After Indian athletes were caught with positive doping tests during the time of the Olympics, the Board of Control for Cricket in India has made the decision to set up a helpline for domestic cricketers.
While other sporting bodies in India have not set up helplines, the BCCI wants to ensure that its cricketers are aware of the effects of supplements and medicines they may be taking. Doping has not become an issue in cricket, however, the BCCI wants to make sure that younger players do not begin the downward spiral of sports doping.
A BCCI source noted: “A lot of people don’t know about it but all our registered cricketers from U-16 to first-class level have access to the anti-doping helpline. It is a part of the BCCI initiative to create more awareness at the domestic level.”
Anti-Doping Awareness for Other Sports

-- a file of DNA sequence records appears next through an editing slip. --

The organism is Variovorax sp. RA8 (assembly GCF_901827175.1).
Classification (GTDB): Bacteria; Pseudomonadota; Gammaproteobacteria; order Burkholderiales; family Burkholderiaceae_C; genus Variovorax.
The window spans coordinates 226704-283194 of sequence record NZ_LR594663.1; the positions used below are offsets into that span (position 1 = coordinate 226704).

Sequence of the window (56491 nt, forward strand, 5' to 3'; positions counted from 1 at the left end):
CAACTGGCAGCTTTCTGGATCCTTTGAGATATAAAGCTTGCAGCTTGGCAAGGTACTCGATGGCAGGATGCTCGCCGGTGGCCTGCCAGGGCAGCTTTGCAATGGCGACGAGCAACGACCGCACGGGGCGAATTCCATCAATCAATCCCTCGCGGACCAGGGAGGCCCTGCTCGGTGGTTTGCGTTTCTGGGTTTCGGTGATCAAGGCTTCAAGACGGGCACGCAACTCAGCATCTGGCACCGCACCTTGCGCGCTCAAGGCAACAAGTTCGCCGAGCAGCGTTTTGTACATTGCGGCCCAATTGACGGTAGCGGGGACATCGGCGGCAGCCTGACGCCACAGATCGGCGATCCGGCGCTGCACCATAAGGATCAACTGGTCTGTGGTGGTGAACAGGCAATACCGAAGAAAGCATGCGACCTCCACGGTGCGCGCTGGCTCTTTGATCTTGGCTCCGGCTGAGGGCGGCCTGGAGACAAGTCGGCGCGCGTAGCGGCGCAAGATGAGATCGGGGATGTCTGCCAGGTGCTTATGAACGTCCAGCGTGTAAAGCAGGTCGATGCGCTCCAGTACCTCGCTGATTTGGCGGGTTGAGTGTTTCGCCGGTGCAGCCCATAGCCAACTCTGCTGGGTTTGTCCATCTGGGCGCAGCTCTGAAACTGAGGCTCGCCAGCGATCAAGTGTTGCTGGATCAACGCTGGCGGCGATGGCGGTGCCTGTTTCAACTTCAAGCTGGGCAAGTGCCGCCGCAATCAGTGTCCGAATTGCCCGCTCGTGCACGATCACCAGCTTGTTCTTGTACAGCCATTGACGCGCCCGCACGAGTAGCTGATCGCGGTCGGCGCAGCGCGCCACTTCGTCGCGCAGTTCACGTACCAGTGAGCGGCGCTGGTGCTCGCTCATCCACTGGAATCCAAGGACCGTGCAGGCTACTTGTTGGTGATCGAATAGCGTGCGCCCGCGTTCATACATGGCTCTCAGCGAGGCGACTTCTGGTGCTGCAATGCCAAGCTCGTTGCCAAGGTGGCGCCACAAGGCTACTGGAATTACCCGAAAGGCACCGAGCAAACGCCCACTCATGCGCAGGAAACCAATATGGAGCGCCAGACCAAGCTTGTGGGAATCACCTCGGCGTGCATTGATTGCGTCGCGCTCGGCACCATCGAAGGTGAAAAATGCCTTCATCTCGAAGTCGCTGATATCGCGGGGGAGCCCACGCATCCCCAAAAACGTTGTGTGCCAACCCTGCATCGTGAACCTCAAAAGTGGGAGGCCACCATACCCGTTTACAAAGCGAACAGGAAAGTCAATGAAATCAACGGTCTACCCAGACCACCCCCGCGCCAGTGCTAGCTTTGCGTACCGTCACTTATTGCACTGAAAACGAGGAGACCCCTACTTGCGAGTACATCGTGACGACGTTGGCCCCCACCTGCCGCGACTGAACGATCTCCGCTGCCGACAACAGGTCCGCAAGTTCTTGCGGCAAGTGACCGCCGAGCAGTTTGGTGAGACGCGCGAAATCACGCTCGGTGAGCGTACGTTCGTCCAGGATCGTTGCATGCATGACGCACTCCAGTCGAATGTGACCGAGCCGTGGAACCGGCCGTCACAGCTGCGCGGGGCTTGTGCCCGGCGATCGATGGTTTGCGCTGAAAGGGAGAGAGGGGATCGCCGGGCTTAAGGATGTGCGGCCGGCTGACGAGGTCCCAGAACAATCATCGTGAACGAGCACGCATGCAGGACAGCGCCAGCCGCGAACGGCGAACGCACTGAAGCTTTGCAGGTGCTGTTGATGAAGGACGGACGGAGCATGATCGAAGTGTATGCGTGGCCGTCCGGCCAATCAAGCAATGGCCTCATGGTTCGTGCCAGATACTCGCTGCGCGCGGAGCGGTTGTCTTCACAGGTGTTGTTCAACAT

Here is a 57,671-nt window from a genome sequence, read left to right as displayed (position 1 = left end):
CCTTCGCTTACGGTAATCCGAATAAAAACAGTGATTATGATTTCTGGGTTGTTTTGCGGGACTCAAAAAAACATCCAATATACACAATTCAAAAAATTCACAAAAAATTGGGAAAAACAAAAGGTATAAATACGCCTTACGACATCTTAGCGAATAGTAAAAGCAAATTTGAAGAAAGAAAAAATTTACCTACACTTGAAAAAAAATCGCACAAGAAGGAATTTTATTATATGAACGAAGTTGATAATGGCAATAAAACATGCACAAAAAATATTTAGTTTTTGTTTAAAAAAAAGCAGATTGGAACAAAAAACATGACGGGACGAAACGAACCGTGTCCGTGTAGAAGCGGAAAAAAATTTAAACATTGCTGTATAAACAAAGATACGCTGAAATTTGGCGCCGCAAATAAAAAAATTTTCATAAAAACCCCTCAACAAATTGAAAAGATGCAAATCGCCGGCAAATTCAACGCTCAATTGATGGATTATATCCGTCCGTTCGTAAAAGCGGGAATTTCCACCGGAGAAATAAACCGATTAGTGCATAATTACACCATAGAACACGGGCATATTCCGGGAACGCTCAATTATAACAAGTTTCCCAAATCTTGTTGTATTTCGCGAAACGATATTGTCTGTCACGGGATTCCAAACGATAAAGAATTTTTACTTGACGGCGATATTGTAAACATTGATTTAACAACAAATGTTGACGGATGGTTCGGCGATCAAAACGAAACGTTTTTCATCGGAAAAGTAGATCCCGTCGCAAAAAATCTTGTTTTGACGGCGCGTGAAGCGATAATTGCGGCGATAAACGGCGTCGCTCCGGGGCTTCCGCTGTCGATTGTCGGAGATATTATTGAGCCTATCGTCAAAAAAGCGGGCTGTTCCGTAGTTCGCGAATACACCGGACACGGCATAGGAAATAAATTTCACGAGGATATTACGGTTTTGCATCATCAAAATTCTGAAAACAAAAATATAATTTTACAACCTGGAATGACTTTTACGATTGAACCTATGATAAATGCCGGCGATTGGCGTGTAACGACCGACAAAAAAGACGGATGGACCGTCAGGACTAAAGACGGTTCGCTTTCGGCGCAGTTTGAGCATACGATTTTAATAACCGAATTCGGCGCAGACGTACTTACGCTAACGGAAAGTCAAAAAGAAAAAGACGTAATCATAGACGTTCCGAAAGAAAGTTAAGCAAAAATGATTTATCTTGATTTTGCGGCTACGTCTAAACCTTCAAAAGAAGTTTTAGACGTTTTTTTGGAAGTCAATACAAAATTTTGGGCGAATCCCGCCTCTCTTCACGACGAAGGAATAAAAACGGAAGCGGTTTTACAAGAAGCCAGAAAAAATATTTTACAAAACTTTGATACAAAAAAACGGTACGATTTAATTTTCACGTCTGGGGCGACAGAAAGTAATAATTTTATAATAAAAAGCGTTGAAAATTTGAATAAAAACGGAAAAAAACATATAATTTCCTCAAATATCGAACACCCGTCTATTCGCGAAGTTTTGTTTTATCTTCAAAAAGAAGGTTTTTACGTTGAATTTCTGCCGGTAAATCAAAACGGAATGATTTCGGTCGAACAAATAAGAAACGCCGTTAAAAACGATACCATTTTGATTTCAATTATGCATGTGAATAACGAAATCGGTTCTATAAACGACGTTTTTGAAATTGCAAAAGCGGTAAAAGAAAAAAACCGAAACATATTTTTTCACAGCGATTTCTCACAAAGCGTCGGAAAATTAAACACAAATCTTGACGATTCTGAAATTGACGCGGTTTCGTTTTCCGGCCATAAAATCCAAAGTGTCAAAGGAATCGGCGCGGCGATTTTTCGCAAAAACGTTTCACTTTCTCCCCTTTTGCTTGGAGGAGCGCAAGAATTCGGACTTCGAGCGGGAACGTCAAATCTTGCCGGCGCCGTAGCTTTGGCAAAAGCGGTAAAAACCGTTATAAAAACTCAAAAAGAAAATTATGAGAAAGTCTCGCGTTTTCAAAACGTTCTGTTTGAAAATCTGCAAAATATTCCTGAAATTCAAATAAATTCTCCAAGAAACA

Unfortunately, in other Indian sports, doping appears to be on the rise. Performance-enhancing drugs may help players to do better, but once they have failed the dope test, they are out of the running.
In October this year, there were 68 doping violations recorded. In November, the number had increased substantially, reaching more than 90 cases of positive dope testing. Twenty of these cases were women athletes. There is concern that the numbers are rising. The reason for the increase in numbers may be linked to the easy availability of performance-enhancing drugs.
The National Anti-Doping Agency (NADA) is currently updating its anti-doping measures. It is hoped that by running awareness sessions regarding doping in sports, that athletes and those who support and train them will discourage the use of drugs to improve performance.
Naveen Aggarwal, the Director General of NADA, said: “It’s alluring for youngsters who want quick success. There are awareness programmes to check the menace of doping. We hope the figure doesn’t touch 100.”